Gloria Rolando: Santiago Álvarez told me to look in the Bible

The experience of the outstanding filmmaker Gloria Rolando within the rigors of the ICAIC, and beyond, treasures endearing experiences as Assistant Director of notable filmmakers. Among them, Santiago Alvarez. ACN talked to the fertile documentary filmmaker about the influences of that immense creator in her way of making films.

-What was it like to research and assist in the direction of a documentary by Santiago Álvarez?

“I used to visit the third floor of ICAIC. That was the hotbed of the Noticiero (Noticiero ICAIC Latinoamericano). I had some friends there, and I don’t know how I got involved in two projects with Santiago. The first was the documentary related to Latin America’s foreign debt. In 1985 an immense event on the subject was held at the Palacio de Convenciones. Many political and religious leaders, social and community activists, etc. came, and Santiago decided to film everything, including the speeches. The event was over, and a few days later he called me and told me that we had to make a documentary. “Go see the Bible”, he told me”.

– The Bible? The Bible of a lifetime, or was he referring to something else?

“No, no. The Bible. He told me to look in the book about what they talked about debt and debtors. Luckily I had two or three at home. And after I brought him some proverbs, which were used in the documentary, Santiago told me that it was the European countries that plundered and razed everything we had. That it was not possible for us to pay a debt, but them. That was when he told me that it was the Gods who had been left alone. And the title came out: The Loneliness of the Gods (1985). There you realize the political commitment, the culture, the way of investigating, reflecting and knowing the reality of Santiago”.

– And how did you articulate those biblical references with the speeches of those attending the conclave?

“There comes the part of aesthetics. Look, he liked Mexican muralism very much. He makes like a symphony with all those images in the petition for justice.

That was really what the documentary was invoking: justice. It was very difficult to elaborate. When one begins to thread all those ideas, of the need to make a look not pious, but redemptive to the cause of Latin America, one discovers that Santiago used the spiritual life of the continent. He was inspired because he had a clear commitment of politics with culture. And in the editing room the magic of his temperament was revealed.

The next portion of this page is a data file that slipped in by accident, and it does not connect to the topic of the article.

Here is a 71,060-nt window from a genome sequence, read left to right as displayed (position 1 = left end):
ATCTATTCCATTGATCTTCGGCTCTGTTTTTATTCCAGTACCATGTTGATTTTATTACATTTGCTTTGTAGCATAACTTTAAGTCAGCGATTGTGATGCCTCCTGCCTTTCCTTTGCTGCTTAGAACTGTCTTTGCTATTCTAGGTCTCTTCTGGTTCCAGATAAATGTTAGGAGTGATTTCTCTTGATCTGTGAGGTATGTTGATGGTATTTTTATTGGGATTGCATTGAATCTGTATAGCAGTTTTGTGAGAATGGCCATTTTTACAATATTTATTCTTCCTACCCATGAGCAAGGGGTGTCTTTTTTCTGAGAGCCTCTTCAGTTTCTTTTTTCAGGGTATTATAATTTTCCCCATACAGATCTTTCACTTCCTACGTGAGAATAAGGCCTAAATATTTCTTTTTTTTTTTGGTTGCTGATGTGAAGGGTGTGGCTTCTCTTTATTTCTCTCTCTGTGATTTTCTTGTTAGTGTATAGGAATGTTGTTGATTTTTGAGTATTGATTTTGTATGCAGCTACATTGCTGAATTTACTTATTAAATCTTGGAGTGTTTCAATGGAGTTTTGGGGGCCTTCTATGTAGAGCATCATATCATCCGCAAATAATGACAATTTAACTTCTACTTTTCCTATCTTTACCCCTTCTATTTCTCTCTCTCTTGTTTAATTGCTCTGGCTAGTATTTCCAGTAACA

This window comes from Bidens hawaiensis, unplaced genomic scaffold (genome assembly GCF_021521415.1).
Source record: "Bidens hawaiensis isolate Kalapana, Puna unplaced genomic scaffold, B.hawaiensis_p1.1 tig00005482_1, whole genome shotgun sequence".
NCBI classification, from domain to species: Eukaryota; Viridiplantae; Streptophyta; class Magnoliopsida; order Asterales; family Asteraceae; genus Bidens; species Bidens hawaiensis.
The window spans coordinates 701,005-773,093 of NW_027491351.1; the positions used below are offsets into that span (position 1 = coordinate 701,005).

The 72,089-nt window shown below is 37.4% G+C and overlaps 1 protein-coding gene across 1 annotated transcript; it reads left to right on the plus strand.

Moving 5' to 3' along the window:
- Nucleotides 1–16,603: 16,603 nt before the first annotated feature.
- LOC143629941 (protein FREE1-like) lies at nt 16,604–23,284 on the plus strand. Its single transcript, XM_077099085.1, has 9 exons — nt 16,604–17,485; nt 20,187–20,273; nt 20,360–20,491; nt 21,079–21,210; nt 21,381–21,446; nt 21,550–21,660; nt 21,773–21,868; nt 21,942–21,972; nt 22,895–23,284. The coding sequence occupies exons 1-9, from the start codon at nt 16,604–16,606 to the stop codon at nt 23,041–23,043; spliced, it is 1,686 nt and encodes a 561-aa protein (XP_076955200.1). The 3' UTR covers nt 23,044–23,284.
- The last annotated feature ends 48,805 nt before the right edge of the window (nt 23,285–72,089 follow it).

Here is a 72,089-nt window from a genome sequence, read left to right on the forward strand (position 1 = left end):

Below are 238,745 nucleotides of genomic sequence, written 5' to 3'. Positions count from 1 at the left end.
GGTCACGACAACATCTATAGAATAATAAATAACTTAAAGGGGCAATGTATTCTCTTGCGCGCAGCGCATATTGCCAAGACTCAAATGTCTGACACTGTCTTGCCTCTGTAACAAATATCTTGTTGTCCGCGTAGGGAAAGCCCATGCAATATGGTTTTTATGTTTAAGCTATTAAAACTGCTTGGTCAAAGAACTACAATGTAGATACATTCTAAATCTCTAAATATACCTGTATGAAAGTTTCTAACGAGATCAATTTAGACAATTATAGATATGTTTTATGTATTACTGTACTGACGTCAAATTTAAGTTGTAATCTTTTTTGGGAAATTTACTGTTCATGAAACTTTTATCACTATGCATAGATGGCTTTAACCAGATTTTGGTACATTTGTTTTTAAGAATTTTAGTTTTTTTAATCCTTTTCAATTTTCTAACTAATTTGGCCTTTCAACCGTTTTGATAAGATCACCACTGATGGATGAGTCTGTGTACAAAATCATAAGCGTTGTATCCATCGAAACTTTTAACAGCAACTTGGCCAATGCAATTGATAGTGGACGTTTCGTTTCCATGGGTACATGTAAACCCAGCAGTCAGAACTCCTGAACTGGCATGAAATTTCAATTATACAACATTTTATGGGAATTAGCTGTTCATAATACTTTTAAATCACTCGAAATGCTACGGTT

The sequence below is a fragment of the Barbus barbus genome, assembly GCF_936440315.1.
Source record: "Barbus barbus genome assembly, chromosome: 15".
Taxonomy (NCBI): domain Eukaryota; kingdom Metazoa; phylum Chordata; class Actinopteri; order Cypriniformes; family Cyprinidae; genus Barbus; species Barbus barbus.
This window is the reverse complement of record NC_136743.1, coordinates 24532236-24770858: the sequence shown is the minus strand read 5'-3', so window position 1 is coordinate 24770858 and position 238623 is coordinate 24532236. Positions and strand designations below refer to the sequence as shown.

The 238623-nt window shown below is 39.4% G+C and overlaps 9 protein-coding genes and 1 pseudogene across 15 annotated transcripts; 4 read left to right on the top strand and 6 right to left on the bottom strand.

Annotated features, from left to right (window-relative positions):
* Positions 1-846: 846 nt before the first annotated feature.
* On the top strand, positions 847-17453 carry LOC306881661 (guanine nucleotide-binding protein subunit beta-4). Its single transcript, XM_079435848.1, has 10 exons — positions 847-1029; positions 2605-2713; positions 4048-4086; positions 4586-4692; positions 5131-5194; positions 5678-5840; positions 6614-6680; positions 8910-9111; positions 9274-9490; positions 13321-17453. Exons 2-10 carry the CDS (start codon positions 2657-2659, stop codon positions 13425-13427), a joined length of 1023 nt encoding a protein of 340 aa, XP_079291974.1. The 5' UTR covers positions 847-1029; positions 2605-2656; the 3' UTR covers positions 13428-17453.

“He liked to touch the pieces of blueprints hooked on the hangers. He liked to touch them and recreate himself, placing them in order. I don’t remember the great script made beforehand, but I do remember the intuition of the kind of language with which to guide the editor. I am sure that, if one sees it again today, La Soledad de los Dioses has tremendous validity, because already at that time all voices were heard in the need for dialogue. What happened later with the arrival of the progressive presidents: dialogue and respect”.

– And Gloria’s personal experience with that creator and the realities of Cuba?

“Knowledge, commitment, language, understanding of the complexities of reality. He complemented me a lot. That’s why I say that Santiago Alvarez put a little seed in me. Then with the second project, Historia de una Plaza (1989), came another experience with other characteristics. It was a school for all of us, because I tell you, for me to enter the editing room was a privilege.

“He had a lot of tasks, trips, meetings, the Noticiero itself, which took him a lot of time, but it was done. But it was done. What was the Civic Plaza? An architectural complex necessary for Batista’s policy to look good for Martí’s centennial. La Timba and La Pelusa, adjacent to the place, and Fidel’s efforts to dignify them as Plaza de la Revolución, the Catalan church that was in the same space and that was dismantled brick by brick until it was moved to Rancho Boyeros Avenue.

I searched a lot in the archives, even Santiago put a photo of Martí that I found and that was very controversial. When they are raising the face, you can see that the eyes are covered with some protectors, but it was interpreted at the time as a blindfold that they were putting on him so that he would not see everything that the Cuban homeland had become”.

– Did Santiago ever see in you skills as a director?

“There was an attempt. I proposed to him to make a documentary about Winnie Mandela (1936-2018), a beautiful story. We even had meetings with the representation in Cuba of the African National Congress, books, music, but it didn’t come to fruition. But he did get to see my documentary Oggún: an eternal present (1991)”.

– Beyond the political commitment, Santiago Alvarez’s intuition, what was he like as a person.

“He was a banquet. With me he melted, in the best sense of the word, but with a very mischievous look. I brought my naivety and my joy to work there, and at the same time, I belonged to a generation that was very respectful and supportive of directors. Remember that we didn’t know filmmaking, and each project was a study, a class. I went with humility. What amazed me the most was to see how with very few resources I could give movement to an image and turn any music into a symphony. Today there are a lot of elements to play with the image, but what are they saying, what is the message. That was something else, the school with which I was formed.

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